In human SP-A mRNAs, a number of untranslated exons (A, B, B′, C, D, D′) splice in different configurations (ABD, AD′, etc.) to give rise to several 5′UTR splice variants (Fig. 1A) (44), with the AD′ variant being the most common for SP-A1 and the ABD and ABD′ for SP-A2. SP-A mRNAs with different 5′UTR splice variants are translated both in vitro and in vivo (44, 45). For the latter, differences were observed among individuals (45) in the relative amount of a given 5′UTR variant in the polysomal (translated) and nonpolysomal (nontranslated) fractions, indicating that SP-A 5′UTR splice variants are subject to differential translational control. Transient transfection of constructs containing SP-A 5′UTR variants (93) showed that constructs with the SP-A2 ABD 5′UTR are translated more efficiently than those with SP-A1 5′UTRs (AD′, AB′D′, or ACD′), indicating a role of 5′UTRs in translational control of SP-A variants. In addition, the SP-A 5′UTR ABD mRNA variant was shown to have a lower rate of mRNA decay, compared with SP-A 5′UTR splice variants that lack the untranslated exon B (eB). eB is included in the 5′UTRs of the common SP-A2 splice variants, but not in those of SP-A1 variants. Furthermore, the eB was shown to contain specific regions that mediate cap-independent translation (95). Recently, eB was shown to be a transcriptional and translational enhancer, and to contain regulatory elements for both transcription and translation (79). eB increases mRNA content regardless of position and orientation, enhances translation when placed in either orientation within its natural 5′UTR sequence or in heterologous 5′UTRs.
SP-A1 and SP-A2 gene regulation is a dynamic, multifaceted, and complex biological process (80, 93, 94) that is achieved through a multitude of mechanisms, most of which are still not well understood. In many genes translational regulation is mediated by many mRNA regulatory elements including the UTRs (2, 29, 47, 49). Important roles have been identified for 5′UTRs in posttranscriptional RNA processing, mRNA stability, and localization, along with ribosomal recycling and translation initiation (62). Differences in SP-A expression among individuals, and/or among variants in model systems, have been described (80, 85, 93, 100). These differences, singly or synergistically, may account for individual susceptibilities to environmental cues, oxidative stress, disease, or other insults.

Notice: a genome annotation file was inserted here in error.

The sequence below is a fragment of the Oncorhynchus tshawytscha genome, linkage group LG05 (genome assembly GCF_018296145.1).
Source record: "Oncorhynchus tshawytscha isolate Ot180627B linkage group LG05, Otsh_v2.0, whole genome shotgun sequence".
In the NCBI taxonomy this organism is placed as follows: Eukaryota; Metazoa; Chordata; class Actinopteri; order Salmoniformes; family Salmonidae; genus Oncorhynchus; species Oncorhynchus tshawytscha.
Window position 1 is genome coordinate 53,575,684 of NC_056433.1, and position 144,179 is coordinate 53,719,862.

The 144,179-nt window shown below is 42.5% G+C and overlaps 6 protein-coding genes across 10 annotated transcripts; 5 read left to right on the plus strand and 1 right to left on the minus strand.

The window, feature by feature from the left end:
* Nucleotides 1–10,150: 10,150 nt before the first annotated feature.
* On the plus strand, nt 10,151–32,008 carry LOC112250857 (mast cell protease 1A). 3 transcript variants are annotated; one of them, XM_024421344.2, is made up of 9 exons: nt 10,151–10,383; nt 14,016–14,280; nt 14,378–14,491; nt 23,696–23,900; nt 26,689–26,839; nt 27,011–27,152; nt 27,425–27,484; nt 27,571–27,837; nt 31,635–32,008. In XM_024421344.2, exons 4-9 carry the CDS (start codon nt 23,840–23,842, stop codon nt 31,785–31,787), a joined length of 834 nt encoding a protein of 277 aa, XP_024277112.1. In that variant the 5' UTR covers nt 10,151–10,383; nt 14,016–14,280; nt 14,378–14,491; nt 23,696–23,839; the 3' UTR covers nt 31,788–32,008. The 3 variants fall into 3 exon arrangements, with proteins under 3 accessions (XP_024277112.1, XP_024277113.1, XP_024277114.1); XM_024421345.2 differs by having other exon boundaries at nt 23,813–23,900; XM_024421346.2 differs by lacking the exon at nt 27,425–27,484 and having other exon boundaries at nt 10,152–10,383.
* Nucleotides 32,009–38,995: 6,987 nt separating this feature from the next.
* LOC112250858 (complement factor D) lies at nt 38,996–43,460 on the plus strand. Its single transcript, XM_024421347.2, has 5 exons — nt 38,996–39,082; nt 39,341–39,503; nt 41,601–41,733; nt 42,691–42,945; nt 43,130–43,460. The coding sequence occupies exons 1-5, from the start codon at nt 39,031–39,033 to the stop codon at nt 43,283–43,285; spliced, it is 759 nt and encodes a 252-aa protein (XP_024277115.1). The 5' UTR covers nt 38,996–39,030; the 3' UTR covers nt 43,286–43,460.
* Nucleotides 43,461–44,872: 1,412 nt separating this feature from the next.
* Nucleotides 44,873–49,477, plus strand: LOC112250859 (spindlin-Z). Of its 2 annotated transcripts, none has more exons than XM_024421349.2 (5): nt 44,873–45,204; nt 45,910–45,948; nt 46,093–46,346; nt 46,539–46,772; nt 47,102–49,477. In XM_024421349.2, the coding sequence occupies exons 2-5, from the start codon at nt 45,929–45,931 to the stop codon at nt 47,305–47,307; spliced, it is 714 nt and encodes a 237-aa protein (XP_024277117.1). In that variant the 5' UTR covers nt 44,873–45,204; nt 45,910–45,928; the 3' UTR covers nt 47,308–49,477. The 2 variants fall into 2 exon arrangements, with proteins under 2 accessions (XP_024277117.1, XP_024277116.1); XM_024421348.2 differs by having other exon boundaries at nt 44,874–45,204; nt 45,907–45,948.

The translation initiation complex requires the concerted action of numerous initiation factors/proteins to bind correctly and position mRNAs on the 40S ribosome. Specific cis-regulatory elements, frequently located primarily within the untranslated regions, and trans-acting factors (often proteins) bind mRNA or ribosomal subunits to generate the RNA ribosomal complex and enable the translation initiation process usually via binding to specific cis-elements. Regulatory trans-acting proteins may enhance or attenuate translation of certain mRNAs. For example, the 14-3-3 σ isoform has been shown to be a regulator of mitotic translation by binding directly eukaryotic translation/initiation factors such as eIF4A1, eIF4B, eIF4G, eIF3, eIF2α, and eukaryotic elongation factor 1α (104). The 14-3-3 proteins are conserved, abundant, 28- to 33-kDa acidic polypeptides widely expressed in all eukaryotic organisms and are involved in several cellular processes, including apoptosis, intracellular signaling/trafficking, response to environmental cues and actin dynamics, and other interactions (1, 3, 24, 60, 81, 86, 89). In humans, >200 proteins have been found to bind seven isoforms of 14-3-3 protein directly or as part of multiprotein complexes (68). Homo- or heterodimerization of 14-3-3 proteins is important for their function and they bind a large number of partners usually by recognition of a phosphoserine- or phosphothreonine-rich containing motif, resulting in modulation of the activity of the binding partner by conformational changes, masking of phosphorylated regions, binding with other proteins, and phosphorylation (5, 6, 16, 51, 61).